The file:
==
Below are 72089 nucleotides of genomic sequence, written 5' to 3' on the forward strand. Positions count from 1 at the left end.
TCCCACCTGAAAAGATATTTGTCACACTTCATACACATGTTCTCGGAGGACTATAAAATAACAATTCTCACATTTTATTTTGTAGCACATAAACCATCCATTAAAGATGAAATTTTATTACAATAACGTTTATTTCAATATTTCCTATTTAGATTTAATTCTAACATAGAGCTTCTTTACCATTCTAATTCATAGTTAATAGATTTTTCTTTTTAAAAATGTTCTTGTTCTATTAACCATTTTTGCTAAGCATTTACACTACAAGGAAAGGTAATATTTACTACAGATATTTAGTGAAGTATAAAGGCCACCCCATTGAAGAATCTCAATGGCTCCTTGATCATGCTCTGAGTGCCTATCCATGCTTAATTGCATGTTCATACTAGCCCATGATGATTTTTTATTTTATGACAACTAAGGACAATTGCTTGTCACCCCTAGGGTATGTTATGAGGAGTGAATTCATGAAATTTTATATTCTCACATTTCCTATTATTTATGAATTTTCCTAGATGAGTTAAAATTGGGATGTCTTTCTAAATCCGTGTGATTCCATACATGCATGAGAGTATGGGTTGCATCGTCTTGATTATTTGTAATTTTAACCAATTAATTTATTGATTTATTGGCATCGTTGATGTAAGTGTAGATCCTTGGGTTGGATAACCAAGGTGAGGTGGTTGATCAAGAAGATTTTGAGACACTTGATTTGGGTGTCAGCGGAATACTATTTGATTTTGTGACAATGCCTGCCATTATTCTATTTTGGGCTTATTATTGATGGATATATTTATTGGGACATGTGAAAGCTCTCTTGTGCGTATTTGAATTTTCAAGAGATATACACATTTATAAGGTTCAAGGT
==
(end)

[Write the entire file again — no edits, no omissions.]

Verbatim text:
Below are 72089 nucleotides of genomic sequence, written 5' to 3' on the forward strand. Positions count from 1 at the left end.
TCCCACCTGAAAAGATATTTGTCACACTTCATACACATGTTCTCGGAGGACTATAAAATAACAATTCTCACATTTTATTTTGTAGCACATAAACCATCCATTAAAGATGAAATTTTATTACAATAACGTTTATTTCAATATTTCCTATTTAGATTTAATTCTAACATAGAGCTTCTTTACCATTCTAATTCATAGTTAATAGATTTTTCTTTTTAAAAATGTTCTTGTTCTATTAACCATTTTTGCTAAGCATTTACACTACAAGGAAAGGTAATATTTACTACAGATATTTAGTGAAGTATAAAGGCCACCCCATTGAAGAATCTCAATGGCTCCTTGATCATGCTCTGAGTGCCTATCCATGCTTAATTGCATGTTCATACTAGCCCATGATGATTTTTTATTTTATGACAACTAAGGACAATTGCTTGTCACCCCTAGGGTATGTTATGAGGAGTGAATTCATGAAATTTTATATTCTCACATTTCCTATTATTTATGAATTTTCCTAGATGAGTTAAAATTGGGATGTCTTTCTAAATCCGTGTGATTCCATACATGCATGAGAGTATGGGTTGCATCGTCTTGATTATTTGTAATTTTAACCAATTAATTTATTGATTTATTGGCATCGTTGATGTAAGTGTAGATCCTTGGGTTGGATAACCAAGGTGAGGTGGTTGATCAAGAAGATTTTGAGACACTTGATTTGGGTGTCAGCGGAATACTATTTGATTTTGTGACAATGCCTGCCATTATTCTATTTTGGGCTTATTATTGATGGATATATTTATTGGGACATGTGAAAGCTCTCTTGTGCGTATTTGAATTTTCAAGAGATATACACATTTATAAGGTTCAAGGT